Another Step Closer to Old Fart-ness, a Useful List, and a Description of Ornamental Hermits
And have we learned anything during the past twelve months?
1. That we shouldn't date graduate students who cannot do their own work
2. That you can gain much wisdom from kung fu movies
3. That cheese is good
4. That normalizing databases to 3rd normal form is very important in an OLTP environment
5. That 33 is considerably better than 23
Anyway, I've been mulling over possible choices for the upcoming year: should I dye my hair red? Should I move to Las Vegas? Should I quit my job and become a Gentleman Farmer or Itinerant Wanderer?
Speaking of changing jobs, I've learned of an interesting occupation that is, Sadly, no longer in vogue: the highly fascinating job of being an * "Ornamental Hermit". Apparently, at one time it was quite fashionable for members of the aristocracy to hire ornamental hermits to meditate in caves or retreats on family estates. According to Edith Sitwell, who wrote English Eccentrics, it was not uncommon during the reign of King George II.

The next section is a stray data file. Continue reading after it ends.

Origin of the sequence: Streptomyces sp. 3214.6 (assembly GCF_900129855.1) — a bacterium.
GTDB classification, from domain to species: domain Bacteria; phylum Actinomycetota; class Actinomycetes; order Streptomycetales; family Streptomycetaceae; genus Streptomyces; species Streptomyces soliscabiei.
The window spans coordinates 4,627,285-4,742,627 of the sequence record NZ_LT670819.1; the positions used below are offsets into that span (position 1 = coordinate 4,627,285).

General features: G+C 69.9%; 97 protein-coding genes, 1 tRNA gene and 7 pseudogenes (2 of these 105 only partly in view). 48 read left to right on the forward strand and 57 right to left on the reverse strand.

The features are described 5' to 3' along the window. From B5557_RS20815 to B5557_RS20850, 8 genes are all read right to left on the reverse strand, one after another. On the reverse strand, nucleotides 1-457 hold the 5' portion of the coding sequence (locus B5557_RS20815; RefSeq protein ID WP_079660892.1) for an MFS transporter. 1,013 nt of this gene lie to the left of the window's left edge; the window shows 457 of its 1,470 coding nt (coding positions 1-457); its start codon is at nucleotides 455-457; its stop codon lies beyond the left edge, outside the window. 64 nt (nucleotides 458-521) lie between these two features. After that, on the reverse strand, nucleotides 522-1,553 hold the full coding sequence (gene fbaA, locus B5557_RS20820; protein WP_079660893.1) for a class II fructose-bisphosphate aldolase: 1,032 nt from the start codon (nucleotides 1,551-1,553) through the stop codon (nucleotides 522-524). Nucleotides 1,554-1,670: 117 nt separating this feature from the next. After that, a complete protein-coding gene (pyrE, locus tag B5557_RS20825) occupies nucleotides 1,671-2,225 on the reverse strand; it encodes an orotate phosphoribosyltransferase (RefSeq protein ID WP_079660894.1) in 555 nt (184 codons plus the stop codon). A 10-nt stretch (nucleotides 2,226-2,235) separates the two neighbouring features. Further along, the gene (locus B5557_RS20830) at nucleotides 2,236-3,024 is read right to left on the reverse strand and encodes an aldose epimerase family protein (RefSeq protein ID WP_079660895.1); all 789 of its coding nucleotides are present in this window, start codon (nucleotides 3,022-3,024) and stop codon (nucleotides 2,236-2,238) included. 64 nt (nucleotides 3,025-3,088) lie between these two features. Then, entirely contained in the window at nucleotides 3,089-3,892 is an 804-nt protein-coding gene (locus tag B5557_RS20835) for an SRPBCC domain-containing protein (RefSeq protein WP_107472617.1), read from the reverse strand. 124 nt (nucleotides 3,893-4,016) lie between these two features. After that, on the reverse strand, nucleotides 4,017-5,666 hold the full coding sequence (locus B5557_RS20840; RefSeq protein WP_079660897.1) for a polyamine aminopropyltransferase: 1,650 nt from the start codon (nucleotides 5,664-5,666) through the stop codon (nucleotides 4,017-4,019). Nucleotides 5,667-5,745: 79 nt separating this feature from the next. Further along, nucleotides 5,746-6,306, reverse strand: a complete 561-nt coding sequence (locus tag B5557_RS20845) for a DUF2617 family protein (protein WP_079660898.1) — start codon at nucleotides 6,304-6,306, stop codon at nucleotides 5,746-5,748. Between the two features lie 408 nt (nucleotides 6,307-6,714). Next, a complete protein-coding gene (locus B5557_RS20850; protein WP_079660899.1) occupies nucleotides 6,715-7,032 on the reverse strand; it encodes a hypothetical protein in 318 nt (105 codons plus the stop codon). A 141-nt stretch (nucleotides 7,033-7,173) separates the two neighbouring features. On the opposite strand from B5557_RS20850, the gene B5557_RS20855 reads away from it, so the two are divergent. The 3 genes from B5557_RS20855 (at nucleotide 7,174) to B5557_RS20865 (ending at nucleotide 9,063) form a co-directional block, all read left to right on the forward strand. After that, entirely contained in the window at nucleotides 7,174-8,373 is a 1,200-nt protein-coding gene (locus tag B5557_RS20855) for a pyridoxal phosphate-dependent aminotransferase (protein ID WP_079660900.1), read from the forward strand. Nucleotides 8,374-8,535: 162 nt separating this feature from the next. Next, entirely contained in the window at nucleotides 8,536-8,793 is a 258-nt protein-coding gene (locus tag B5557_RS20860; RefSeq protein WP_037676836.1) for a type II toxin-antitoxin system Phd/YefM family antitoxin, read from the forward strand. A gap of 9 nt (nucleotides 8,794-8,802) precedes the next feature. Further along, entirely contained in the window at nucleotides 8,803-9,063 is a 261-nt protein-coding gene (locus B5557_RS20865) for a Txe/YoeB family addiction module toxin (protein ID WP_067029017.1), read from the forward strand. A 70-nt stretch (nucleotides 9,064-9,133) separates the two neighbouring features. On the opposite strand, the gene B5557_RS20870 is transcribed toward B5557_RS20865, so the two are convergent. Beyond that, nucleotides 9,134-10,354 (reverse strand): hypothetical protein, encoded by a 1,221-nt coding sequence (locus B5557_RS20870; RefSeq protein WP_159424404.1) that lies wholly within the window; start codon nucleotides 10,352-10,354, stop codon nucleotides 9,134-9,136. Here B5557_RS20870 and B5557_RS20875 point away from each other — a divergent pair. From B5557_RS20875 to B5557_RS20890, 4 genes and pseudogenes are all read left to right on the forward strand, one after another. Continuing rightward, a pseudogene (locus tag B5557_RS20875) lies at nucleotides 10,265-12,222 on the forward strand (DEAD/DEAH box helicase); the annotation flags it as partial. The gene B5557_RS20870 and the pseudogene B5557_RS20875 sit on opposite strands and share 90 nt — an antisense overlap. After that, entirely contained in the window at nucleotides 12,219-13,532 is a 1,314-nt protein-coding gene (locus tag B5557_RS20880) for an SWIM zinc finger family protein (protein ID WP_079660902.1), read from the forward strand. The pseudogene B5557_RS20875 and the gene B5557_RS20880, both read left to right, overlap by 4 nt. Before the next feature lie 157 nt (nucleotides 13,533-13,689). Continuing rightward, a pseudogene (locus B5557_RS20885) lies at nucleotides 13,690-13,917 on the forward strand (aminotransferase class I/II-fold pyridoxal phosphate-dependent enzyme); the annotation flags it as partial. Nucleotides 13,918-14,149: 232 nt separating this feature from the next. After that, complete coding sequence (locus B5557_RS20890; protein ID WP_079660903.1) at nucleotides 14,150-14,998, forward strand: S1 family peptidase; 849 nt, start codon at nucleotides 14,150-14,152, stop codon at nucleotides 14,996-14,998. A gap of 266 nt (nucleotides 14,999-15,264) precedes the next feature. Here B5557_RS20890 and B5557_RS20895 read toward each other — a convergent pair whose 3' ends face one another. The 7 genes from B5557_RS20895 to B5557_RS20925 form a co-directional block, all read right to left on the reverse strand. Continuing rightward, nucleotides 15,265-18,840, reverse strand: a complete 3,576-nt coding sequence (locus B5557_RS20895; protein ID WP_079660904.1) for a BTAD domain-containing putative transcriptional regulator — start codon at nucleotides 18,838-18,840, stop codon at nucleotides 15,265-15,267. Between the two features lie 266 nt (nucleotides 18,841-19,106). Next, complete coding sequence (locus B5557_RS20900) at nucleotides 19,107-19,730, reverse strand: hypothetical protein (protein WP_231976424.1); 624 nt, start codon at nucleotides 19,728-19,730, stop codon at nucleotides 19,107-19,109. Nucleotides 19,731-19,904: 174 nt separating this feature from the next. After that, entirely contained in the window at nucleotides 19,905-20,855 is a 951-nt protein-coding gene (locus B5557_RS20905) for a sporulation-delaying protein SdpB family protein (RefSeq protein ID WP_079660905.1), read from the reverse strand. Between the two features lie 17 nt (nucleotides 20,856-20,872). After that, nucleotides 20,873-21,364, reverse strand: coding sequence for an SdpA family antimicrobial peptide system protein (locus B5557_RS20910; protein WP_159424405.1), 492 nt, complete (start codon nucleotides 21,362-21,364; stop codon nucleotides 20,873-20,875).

Her book even contains a description of duties, according to the terms of one preserved agreement, which states that a hermit should "continue in the hermitage seven years, where he should be provided with a Bible, optical glasses, a mat for his feet, a hassock for his pillow, an hour-glass for his time-piece, water for his beverage, and food from the house. He must wear a camlet robe, and never, under any circumstances, must he cut his hair, beard, or nails, stray beyond the limits of...(the) grounds or exchange one word with the servant." The payment for such services was seven hundred pounds after seven years.
If such a position were still available, I would, of course, contemplate growing a beard.
I must certainly recommend Sitwell's book, as it also contains informative sections on Quacks, Alchemists, Amateurs of Fashion, Men of Learning, Travellers, and Marine Adventures.
* I am not making this up